More than a week after an indecisive parliamentary election (December 28) in which reformists lost ground, Serbia is still without a government and some analysts say there may have to be another general election.
The radical party that used to be aligned with Slobodan Milosevic got over 25 percent of the vote and was the big winner in the election. Political analyst Daniel Sunter in Belgrade says the radicals won votes by focusing on the economic distress of ordinary people. "The pre-election campaign of the radical party in Serbia was more focused on social issues rather than political issues. Because they are aware of the intensive social problems in Serbia and the poverty problem in Serbia," he says.
By some measures, 70 percent of the Serbian population lives at or below the poverty line. The average wage is under $170 per month.
Obrad Kesic, a Serb who is an economic consultant in Washington, says voters turned away from the reformists who had governed Serbia for three years because of perceived corruption and hardships associated with economic reform. "As people were left without jobs. And while the economy improved, it has not yet changed in a major way the way people live on a day to day basis," he says.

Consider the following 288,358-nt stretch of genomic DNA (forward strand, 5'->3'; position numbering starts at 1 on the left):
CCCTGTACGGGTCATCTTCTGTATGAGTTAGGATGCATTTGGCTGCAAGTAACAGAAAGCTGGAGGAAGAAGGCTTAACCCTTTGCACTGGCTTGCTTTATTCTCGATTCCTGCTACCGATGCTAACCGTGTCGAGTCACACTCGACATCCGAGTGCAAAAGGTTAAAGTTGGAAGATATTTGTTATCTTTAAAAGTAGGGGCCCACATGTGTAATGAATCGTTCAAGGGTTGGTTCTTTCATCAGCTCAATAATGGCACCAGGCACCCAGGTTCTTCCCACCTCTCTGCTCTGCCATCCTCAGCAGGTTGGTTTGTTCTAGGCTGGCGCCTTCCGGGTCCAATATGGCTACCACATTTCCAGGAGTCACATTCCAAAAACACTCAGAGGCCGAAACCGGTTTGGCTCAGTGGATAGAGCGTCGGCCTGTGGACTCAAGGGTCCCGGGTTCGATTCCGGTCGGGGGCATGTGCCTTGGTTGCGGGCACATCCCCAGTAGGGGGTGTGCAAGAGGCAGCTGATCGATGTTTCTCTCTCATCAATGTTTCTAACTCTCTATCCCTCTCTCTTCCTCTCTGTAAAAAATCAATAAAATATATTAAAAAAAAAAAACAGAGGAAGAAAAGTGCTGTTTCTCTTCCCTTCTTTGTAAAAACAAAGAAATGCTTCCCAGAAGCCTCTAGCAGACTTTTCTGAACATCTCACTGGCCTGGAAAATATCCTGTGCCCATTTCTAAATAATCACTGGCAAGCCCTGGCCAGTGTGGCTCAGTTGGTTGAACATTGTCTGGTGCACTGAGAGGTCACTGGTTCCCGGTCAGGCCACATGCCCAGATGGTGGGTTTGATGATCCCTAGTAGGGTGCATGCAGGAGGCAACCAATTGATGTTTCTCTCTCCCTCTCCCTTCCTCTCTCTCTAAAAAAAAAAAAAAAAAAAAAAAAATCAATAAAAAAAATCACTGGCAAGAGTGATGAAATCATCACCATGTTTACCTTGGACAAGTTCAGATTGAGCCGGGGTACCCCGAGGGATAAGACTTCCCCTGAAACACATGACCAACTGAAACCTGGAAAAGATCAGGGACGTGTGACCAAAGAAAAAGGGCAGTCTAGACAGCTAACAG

Mr. Sunter in Belgrade is not pessimistic about the future of reform. He stresses that, taken together, the four reformist parties got twice as many votes as the radicals. "There is no doubt that people in Serbia are still supporting democratic forces here. But the problem is that the democratic forces at this moment are divided," he says.
Vojislav Kostunica, a key figure in the successful uprising against Slobodan Milosevic in October 2000, is being mentioned as a likely prime minister. Analysts say the shape of a future government should become clearer in a week's time. However, Mr. Kesic in Washington, doubts that the reformist parties can put aside their differences. "Having these four groupings [of reformers] in one government is a possibility. But, unfortunately, I think the likely scenario is that they are not going to come to an agreement and form a new government. So we'll probably see new elections in Serbia within two months or so," he says.
At the moment Serbia has neither a government nor a president as previous attempts to elect a president failed because of a low voter turnout.